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Alexandria's End Run on Public Smoking
City Wants to Use Zoning Laws to Make Eateries Tobacco-Free

By Annie Gowen
Washington Post Staff Writer
Thursday, March 1, 2007

Frustrated that the state legislature failed to ban smoking in bars and restaurants, Alexandria officials have come up with a maverick plan of their own that would prohibit smoking in all new eateries and make it more difficult for existing establishments to allow people to light up.

The unusual proposal would use the city's zoning authority to mandate smoke-free restaurants.

If successful, Alexandria would become the first jurisdiction to bar restaurant smoking in Virginia, where the state legislature severely limits local authority. That means individual governments do not have the power to institute outright smoking bans in restaurants and bars, such as those adopted in the District and several Maryland jurisdictions.

So Alexandria has decided to use its limited powers to achieve the same result.

"This is something we all wanted," said Mayor William D. Euille (D). "It would be nice if the state would mandate and make it happen. But obviously they're passing the buck on this . . . so we need to move forward to do what we need to do, and we found the loophole to do it."

Euille said the city's proposal was a result of "creative, outside-the-box" thinking.

Alexandria would seize control of the smoking issue with such mundane tools as use permits. When a bar or restaurant came to the city to request a permit, the city would require it to be smoke-free before granting the permit. Restaurants that have permits must agree to go smoke-free in three months or risk future restrictions or even closure.

The state legislature evaluated several proposals to restrict smoking in public places this year -- always a difficult sell in a tobacco state -- and ended up with a measure that requires restaurants to post signs if they allow smoking.

Health advocates hope that Gov. Timothy M. Kaine (D) will amend that bill to ban smoking in restaurants altogether, but even if he did so, such an amendment could have difficulty winning approval in the House of Delegates.

The city's proposal won praise from anti-smoking advocates yesterday, even as others who have watched the smoking battle unfold in the legislature privately expressed doubt it would withstand a legal challenge.

"This is a brand-new approach to me," said Teresa Gregson, a lobbyist for the American Heart Association in Richmond. "I haven't heard of anybody using their zoning powers. I like it. It stirs up trouble and throws a whole new mix in the pot."

In a memo, Alexandria City Attorney Ignacio B. Pessoa wrote that if other jurisdictions protect residents from the dangers of secondhand smoke, while Alexandria does not, the city is likely to suffer an "economic disadvantage." Thus, the city is within its local authority to use zoning to require smoke-free dining, he argued. Montgomery, Prince George's, Howard, Talbot and Charles counties in Maryland as well as the District have smoking bans. Baltimore approved one this week, and the Maryland legislature is considering a statewide ban.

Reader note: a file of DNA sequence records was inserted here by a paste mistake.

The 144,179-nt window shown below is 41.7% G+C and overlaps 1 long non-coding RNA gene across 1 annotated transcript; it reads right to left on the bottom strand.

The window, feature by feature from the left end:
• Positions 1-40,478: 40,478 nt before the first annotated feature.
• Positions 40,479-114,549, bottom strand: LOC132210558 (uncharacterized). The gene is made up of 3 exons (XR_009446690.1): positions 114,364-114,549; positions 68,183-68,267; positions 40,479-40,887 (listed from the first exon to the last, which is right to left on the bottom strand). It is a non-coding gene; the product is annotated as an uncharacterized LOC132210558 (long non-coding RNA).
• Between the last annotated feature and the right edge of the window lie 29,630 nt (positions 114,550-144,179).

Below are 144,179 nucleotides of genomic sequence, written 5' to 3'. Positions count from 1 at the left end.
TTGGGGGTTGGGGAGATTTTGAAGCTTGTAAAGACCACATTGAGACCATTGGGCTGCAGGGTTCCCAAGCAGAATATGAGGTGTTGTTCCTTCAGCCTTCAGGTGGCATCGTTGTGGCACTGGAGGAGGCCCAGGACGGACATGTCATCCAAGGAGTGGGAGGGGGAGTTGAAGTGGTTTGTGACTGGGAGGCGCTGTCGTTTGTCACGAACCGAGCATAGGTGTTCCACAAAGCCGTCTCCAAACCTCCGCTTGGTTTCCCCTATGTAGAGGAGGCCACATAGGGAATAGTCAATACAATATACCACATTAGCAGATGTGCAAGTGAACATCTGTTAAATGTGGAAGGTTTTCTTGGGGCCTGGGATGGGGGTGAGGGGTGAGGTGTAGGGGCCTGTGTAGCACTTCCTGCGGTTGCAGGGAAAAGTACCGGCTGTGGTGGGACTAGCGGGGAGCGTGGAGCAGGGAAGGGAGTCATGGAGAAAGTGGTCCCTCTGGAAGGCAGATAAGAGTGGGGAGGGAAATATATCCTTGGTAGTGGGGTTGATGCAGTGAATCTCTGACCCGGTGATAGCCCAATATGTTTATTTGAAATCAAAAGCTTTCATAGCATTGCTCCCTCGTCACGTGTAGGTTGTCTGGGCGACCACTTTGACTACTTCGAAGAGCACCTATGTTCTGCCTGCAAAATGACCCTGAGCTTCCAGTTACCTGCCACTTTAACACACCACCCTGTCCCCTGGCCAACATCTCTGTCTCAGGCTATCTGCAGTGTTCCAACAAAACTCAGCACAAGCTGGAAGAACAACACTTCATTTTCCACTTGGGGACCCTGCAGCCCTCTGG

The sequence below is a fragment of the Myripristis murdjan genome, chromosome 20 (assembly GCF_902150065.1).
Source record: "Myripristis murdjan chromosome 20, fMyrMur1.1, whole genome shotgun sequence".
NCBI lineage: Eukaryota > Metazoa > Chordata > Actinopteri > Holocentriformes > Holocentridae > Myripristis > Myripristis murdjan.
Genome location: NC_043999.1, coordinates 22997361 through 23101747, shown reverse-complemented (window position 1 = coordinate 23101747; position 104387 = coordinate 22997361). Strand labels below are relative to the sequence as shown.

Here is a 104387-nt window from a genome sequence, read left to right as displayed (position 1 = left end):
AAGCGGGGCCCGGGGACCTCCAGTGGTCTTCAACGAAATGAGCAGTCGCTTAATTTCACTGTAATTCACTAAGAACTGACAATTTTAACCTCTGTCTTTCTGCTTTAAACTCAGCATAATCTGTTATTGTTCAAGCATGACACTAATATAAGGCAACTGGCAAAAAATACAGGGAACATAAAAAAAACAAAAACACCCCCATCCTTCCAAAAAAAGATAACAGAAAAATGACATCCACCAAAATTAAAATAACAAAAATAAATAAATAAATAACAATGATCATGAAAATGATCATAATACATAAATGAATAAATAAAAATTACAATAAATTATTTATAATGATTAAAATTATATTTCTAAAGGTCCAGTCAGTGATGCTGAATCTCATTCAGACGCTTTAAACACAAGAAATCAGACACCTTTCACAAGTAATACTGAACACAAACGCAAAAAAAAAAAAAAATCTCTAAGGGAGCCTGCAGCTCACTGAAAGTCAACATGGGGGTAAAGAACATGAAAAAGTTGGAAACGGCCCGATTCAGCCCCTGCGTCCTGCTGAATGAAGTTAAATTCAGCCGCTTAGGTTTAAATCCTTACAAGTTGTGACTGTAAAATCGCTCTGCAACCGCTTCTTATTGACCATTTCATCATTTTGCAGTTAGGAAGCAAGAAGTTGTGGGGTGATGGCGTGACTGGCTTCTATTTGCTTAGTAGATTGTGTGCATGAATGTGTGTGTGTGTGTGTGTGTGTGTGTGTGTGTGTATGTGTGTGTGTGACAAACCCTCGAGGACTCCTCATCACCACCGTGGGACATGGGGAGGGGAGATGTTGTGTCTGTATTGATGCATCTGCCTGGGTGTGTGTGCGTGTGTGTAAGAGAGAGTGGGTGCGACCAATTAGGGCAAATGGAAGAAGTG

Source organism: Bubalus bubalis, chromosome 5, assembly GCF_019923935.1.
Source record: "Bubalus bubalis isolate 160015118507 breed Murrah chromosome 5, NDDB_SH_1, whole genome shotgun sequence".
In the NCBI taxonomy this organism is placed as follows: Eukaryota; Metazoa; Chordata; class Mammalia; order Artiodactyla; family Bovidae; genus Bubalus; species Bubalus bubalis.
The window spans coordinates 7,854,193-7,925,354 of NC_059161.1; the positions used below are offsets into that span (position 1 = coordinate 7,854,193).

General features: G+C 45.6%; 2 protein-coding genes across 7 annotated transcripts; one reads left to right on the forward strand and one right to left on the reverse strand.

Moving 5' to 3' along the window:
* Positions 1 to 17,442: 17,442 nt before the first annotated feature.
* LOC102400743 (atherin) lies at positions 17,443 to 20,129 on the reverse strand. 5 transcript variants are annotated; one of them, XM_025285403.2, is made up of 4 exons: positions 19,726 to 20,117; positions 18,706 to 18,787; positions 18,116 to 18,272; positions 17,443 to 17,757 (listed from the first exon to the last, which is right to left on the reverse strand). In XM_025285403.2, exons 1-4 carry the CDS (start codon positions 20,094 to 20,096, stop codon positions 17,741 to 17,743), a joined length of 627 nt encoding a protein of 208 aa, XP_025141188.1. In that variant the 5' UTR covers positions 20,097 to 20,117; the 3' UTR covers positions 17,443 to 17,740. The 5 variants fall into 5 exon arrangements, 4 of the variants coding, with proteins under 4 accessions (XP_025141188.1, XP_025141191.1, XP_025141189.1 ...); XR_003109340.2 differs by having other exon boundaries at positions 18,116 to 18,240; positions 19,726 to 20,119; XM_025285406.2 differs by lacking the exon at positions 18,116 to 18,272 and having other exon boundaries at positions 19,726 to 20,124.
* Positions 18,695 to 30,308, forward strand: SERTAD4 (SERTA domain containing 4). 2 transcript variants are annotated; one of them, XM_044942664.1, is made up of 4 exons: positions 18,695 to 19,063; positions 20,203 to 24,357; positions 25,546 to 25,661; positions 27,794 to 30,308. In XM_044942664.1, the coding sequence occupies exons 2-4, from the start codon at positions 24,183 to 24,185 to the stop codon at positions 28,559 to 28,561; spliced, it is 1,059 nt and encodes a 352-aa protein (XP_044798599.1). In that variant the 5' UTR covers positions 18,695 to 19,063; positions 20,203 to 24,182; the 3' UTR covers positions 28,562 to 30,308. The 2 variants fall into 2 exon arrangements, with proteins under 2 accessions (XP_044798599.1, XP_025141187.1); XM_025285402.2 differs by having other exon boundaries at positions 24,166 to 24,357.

Alexandria's plan would require all new restaurants to be smoke-free, as well as existing restaurants with outdoor seating on public sidewalks -- which include many cafes in the popular Old Town and Del Ray shopping districts. Restaurants that want to continue to allow smoking would not be able to make upgrades or renovations and would risk being shut down, according to the plan.

"Alexandria would be the first jurisdiction in Virginia to link maintaining the economic vitality of the city as a restaurant destination with the abatement of the public health menace of secondhand smoke," Pessoa said.

The city has 2 million visitors annually and is expecting more when it is linked by water taxi to the massive National Harbor complex across the Potomac River in Prince George's County, set to open next year, Pessoa noted.

About a third of the city's 360 restaurants participate in the Proud to Be Smoke Free program, begun more than a year ago, officials said. That program is voluntary.

Others had reservations.

"I don't like it. I'd be against it," said Pat Troy, who owns an Old Town pub where smoking is allowed in the bar and on patios. "I want to stand up for people who want a cigarette or a smoke. The rights are being taken from people right and left. After a while, we'll have no rights left."

Asked about Alexandria's proposal, David Sutton, a spokesman for Richmond-based Philip Morris USA, reiterated the tobacco giant's position on smoking bans: that restaurateurs are the best gauge of their patrons' needs.

"We believe business owners -- especially those owners of restaurants and bars -- are most familiar with the needs of their patrons, and we think they should be afforded the opportunity to determine a smoking policy for their establishment," Sutton said.

Del. David L. Englin (D), whose district includes Alexandria, said he does not believe the proposal violates state law. "It's groundbreaking," he said. "It's a community making proper but creative use of its existing authority to protect public health."

The City Council approved an early draft of the proposal at its meeting Tuesday night and could hold a public hearing as early as next month. The mayor said he expects lots of public discussion in the coming weeks -- as well as a possible court battle if the measure is approved.

"I think we're going to be successful at this in the end," Euille said. "I'm sure there will be some legal challenges, but hey, you never know until you try it."

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